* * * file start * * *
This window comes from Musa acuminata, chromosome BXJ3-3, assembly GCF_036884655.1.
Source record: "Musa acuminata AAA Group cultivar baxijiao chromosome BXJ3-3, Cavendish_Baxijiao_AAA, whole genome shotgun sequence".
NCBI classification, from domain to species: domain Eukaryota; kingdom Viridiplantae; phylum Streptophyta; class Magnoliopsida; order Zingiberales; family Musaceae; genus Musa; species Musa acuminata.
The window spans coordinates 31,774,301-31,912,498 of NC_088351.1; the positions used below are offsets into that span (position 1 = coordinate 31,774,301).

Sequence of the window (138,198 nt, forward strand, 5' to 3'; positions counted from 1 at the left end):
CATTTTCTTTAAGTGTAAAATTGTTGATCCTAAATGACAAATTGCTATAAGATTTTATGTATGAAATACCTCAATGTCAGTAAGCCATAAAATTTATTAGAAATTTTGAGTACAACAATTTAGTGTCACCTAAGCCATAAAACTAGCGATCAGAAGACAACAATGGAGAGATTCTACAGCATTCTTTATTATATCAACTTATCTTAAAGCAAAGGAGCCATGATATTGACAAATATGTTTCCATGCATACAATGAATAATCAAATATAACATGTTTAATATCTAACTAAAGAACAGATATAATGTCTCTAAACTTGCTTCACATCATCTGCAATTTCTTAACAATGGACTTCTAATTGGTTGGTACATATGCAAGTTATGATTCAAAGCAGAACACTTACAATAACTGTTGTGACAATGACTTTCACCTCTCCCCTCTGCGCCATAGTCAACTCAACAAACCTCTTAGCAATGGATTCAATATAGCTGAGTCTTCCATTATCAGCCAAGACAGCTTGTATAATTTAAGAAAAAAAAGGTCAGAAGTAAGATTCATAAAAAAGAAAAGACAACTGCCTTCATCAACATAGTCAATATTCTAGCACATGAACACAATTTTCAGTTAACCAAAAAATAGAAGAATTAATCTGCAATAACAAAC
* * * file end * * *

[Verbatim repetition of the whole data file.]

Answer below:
This window comes from Musa acuminata, chromosome BXJ3-3, assembly GCF_036884655.1.
Source record: "Musa acuminata AAA Group cultivar baxijiao chromosome BXJ3-3, Cavendish_Baxijiao_AAA, whole genome shotgun sequence".
NCBI classification, from domain to species: domain Eukaryota; kingdom Viridiplantae; phylum Streptophyta; class Magnoliopsida; order Zingiberales; family Musaceae; genus Musa; species Musa acuminata.
The window spans coordinates 31,774,301-31,912,498 of NC_088351.1; the positions used below are offsets into that span (position 1 = coordinate 31,774,301).

Sequence of the window (138,198 nt, forward strand, 5' to 3'; positions counted from 1 at the left end):
CATTTTCTTTAAGTGTAAAATTGTTGATCCTAAATGACAAATTGCTATAAGATTTTATGTATGAAATACCTCAATGTCAGTAAGCCATAAAATTTATTAGAAATTTTGAGTACAACAATTTAGTGTCACCTAAGCCATAAAACTAGCGATCAGAAGACAACAATGGAGAGATTCTACAGCATTCTTTATTATATCAACTTATCTTAAAGCAAAGGAGCCATGATATTGACAAATATGTTTCCATGCATACAATGAATAATCAAATATAACATGTTTAATATCTAACTAAAGAACAGATATAATGTCTCTAAACTTGCTTCACATCATCTGCAATTTCTTAACAATGGACTTCTAATTGGTTGGTACATATGCAAGTTATGATTCAAAGCAGAACACTTACAATAACTGTTGTGACAATGACTTTCACCTCTCCCCTCTGCGCCATAGTCAACTCAACAAACCTCTTAGCAATGGATTCAATATAGCTGAGTCTTCCATTATCAGCCAAGACAGCTTGTATAATTTAAGAAAAAAAAGGTCAGAAGTAAGATTCATAAAAAAGAAAAGACAACTGCCTTCATCAACATAGTCAATATTCTAGCACATGAACACAATTTTCAGTTAACCAAAAAATAGAAGAATTAATCTGCAATAACAAAC